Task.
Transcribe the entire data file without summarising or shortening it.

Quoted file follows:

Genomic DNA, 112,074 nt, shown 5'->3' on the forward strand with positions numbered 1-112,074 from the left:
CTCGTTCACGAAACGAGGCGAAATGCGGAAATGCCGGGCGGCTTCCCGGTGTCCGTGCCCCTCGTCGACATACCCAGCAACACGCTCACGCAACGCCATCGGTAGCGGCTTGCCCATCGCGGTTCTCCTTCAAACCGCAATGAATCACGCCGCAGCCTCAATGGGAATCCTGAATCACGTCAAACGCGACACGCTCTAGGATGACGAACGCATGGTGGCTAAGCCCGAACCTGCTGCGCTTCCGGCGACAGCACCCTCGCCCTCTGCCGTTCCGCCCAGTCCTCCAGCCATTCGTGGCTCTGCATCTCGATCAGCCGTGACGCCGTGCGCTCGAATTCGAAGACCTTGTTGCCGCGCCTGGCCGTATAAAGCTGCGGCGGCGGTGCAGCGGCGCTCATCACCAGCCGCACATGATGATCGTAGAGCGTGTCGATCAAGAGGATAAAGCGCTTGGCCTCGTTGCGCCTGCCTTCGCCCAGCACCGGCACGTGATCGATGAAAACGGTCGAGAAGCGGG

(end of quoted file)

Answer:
Genomic DNA, 112,074 nt, shown 5'->3' on the forward strand with positions numbered 1-112,074 from the left:
CTCGTTCACGAAACGAGGCGAAATGCGGAAATGCCGGGCGGCTTCCCGGTGTCCGTGCCCCTCGTCGACATACCCAGCAACACGCTCACGCAACGCCATCGGTAGCGGCTTGCCCATCGCGGTTCTCCTTCAAACCGCAATGAATCACGCCGCAGCCTCAATGGGAATCCTGAATCACGTCAAACGCGACACGCTCTAGGATGACGAACGCATGGTGGCTAAGCCCGAACCTGCTGCGCTTCCGGCGACAGCACCCTCGCCCTCTGCCGTTCCGCCCAGTCCTCCAGCCATTCGTGGCTCTGCATCTCGATCAGCCGTGACGCCGTGCGCTCGAATTCGAAGACCTTGTTGCCGCGCCTGGCCGTATAAAGCTGCGGCGGCGGTGCAGCGGCGCTCATCACCAGCCGCACATGATGATCGTAGAGCGTGTCGATCAAGAGGATAAAGCGCTTGGCCTCGTTGCGCCTGCCTTCGCCCAGCACCGGCACGTGATCGATGAAAACGGTCGAGAAGCGGG